What's Next for Cloud Computing? Looking Back and Looking Ahead

This week, TechTarget released an infographic, called "Cloud Retrospective," tracing the origins, evolution, and adoption of cloud models beginning with the implosion of the dot-com bubble in the early 2000s. While we encourage you to check out the infographic for yourself, there are some nuggets worth noting. One is the striking difference of opinion between industry experts as late as 2007 and 2008. While some were already heralding cloud as the technology of the future, others were outright dismissive. "Even if someone builds the Cadillac of cloud services, they'll be out of business within a year," said Windows expert Mark Minkasi in 2008.

Public Cloud Adoption Is Taking Off, Even If It's for Hybrid Solutions

At the time, Minkasi's dire prediction was not unfounded. Many organizations, deeply wary of moving data and applications to a public cloud, were looking into developing their own private clouds. In 2009, a database engineer at the Federal Reserve said, "There's no way we'll ever use a public cloud, but maybe we can adopt some of these concepts for a private cloud." In an attempt to remain competitive, vendors like Microsoft and Rackspace began positioning their offerings as private cloud.

As the concept of cloud became more familiar, however, the notion of a public or hybrid cloud quickly became more compelling to many organizations. In 2008, Harold Mann, co-founder and president of Mann Consulting, predicted, "[Organizations] will fight [cloud] at first, then wonder why you were gouging them for so many years prior to the cloud solution." By 2012, it was clear that Mann had it right all along.

Today, adoption is rapidly accelerating as stakeholders across organizations look to cloud solutions to deliver greater efficiency and cost savings. According to a recent Gartner survey, 80 percent of respondents stated that they plan to use cloud services in some form within the next 12 months, as compared to the 38 percent currently using cloud-based solutions.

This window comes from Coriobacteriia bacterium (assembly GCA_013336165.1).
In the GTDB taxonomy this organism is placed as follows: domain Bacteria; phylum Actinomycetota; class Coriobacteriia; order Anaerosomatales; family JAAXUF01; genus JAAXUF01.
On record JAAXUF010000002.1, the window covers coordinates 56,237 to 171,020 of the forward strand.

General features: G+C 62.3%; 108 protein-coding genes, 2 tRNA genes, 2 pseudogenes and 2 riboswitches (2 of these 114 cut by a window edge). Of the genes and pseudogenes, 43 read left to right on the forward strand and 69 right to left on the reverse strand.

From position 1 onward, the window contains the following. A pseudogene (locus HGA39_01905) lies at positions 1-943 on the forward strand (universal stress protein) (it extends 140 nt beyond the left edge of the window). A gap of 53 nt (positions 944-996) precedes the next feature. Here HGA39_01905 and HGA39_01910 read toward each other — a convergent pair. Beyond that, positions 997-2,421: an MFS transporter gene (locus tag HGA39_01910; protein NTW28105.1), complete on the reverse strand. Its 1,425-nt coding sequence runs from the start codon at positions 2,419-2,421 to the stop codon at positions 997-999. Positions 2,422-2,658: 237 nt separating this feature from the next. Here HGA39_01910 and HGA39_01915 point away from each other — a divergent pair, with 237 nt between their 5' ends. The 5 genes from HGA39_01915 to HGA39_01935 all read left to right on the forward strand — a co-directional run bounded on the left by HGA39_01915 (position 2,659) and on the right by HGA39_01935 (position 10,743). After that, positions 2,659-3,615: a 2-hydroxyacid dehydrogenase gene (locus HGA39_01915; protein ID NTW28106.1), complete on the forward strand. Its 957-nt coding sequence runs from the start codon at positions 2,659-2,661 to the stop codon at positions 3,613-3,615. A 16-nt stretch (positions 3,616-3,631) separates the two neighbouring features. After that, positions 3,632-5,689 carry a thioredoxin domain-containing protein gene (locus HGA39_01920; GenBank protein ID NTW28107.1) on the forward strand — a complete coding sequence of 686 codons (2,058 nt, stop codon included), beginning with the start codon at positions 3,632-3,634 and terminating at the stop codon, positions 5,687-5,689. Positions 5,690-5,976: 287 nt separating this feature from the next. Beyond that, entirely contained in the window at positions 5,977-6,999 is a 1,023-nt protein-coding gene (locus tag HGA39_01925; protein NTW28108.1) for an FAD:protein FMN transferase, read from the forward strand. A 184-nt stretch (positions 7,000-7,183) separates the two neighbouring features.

The Final Test: Migrating Business-Critical Apps to the Cloud

Despite growing acceptance around the inevitability of cloud, however, significant concerns remain. While moving non-critical workloads to the cloud has proven a good way to test the waters, highly sensitive data and business critical apps are still a rarity in public clouds such as AWS and Windows Azure. This point was underscored in a report issued by 451 on CloudInsure, a company that helps insurers assess the insurability of cloud applications. According to the report, "the company aims to insure two types of corporate risk. First, the liability arising as the result of a privacy breach, and second, the losses incurred as a result of business interruption. Coverage is typically up to $500,000."

The demand for a solution like CloudInsure underscores the lingering concern about security, performance, and availability of data and workloads in hybrid and public clouds. While many IT organizations are cloud curious, they have yet to be cloud confident. Insurance is prudent, but organizations also need solutions that protect against the risk of breach or failure in the first place, rather than providing compensation after the fact. Only with visibility into how applications are performing and who is accessing them can IT teams really have the reassurance they need to sleep well at night.

Learn how you can safely migrate your business-critical applications to AWS in this webinar with ExtraHop and 451 Research Senior Analyst Dennis Callaghan. Watch the webinar: How to Get the Visibility You Need in AWS.

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